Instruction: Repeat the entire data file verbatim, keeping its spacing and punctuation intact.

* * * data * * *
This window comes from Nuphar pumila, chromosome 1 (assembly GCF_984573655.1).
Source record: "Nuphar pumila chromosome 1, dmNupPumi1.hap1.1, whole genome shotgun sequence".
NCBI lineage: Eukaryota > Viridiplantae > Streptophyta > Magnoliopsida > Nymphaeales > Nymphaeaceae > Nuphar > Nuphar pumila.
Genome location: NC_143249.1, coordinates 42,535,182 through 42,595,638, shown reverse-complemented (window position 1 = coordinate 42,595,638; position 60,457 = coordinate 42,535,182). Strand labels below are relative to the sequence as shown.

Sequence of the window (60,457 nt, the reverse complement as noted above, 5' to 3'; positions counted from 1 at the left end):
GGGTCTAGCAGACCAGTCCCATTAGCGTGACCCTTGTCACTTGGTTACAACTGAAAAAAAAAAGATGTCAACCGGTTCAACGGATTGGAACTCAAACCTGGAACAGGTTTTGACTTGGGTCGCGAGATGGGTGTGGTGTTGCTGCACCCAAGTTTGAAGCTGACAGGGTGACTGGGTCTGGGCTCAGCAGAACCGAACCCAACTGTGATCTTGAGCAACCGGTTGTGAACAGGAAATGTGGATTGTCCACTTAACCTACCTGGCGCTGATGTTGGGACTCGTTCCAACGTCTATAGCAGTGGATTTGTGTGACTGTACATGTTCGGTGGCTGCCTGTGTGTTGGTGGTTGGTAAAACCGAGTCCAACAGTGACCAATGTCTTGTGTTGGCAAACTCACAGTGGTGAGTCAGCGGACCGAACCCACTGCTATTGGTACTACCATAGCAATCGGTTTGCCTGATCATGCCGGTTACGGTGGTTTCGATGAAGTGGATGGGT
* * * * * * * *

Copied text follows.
This window comes from Nuphar pumila, chromosome 1 (assembly GCF_984573655.1).
Source record: "Nuphar pumila chromosome 1, dmNupPumi1.hap1.1, whole genome shotgun sequence".
NCBI lineage: Eukaryota > Viridiplantae > Streptophyta > Magnoliopsida > Nymphaeales > Nymphaeaceae > Nuphar > Nuphar pumila.
Genome location: NC_143249.1, coordinates 42,535,182 through 42,595,638, shown reverse-complemented (window position 1 = coordinate 42,595,638; position 60,457 = coordinate 42,535,182). Strand labels below are relative to the sequence as shown.

Sequence of the window (60,457 nt, the reverse complement as noted above, 5' to 3'; positions counted from 1 at the left end):
GGGTCTAGCAGACCAGTCCCATTAGCGTGACCCTTGTCACTTGGTTACAACTGAAAAAAAAAAGATGTCAACCGGTTCAACGGATTGGAACTCAAACCTGGAACAGGTTTTGACTTGGGTCGCGAGATGGGTGTGGTGTTGCTGCACCCAAGTTTGAAGCTGACAGGGTGACTGGGTCTGGGCTCAGCAGAACCGAACCCAACTGTGATCTTGAGCAACCGGTTGTGAACAGGAAATGTGGATTGTCCACTTAACCTACCTGGCGCTGATGTTGGGACTCGTTCCAACGTCTATAGCAGTGGATTTGTGTGACTGTACATGTTCGGTGGCTGCCTGTGTGTTGGTGGTTGGTAAAACCGAGTCCAACAGTGACCAATGTCTTGTGTTGGCAAACTCACAGTGGTGAGTCAGCGGACCGAACCCACTGCTATTGGTACTACCATAGCAATCGGTTTGCCTGATCATGCCGGTTACGGTGGTTTCGATGAAGTGGATGGGT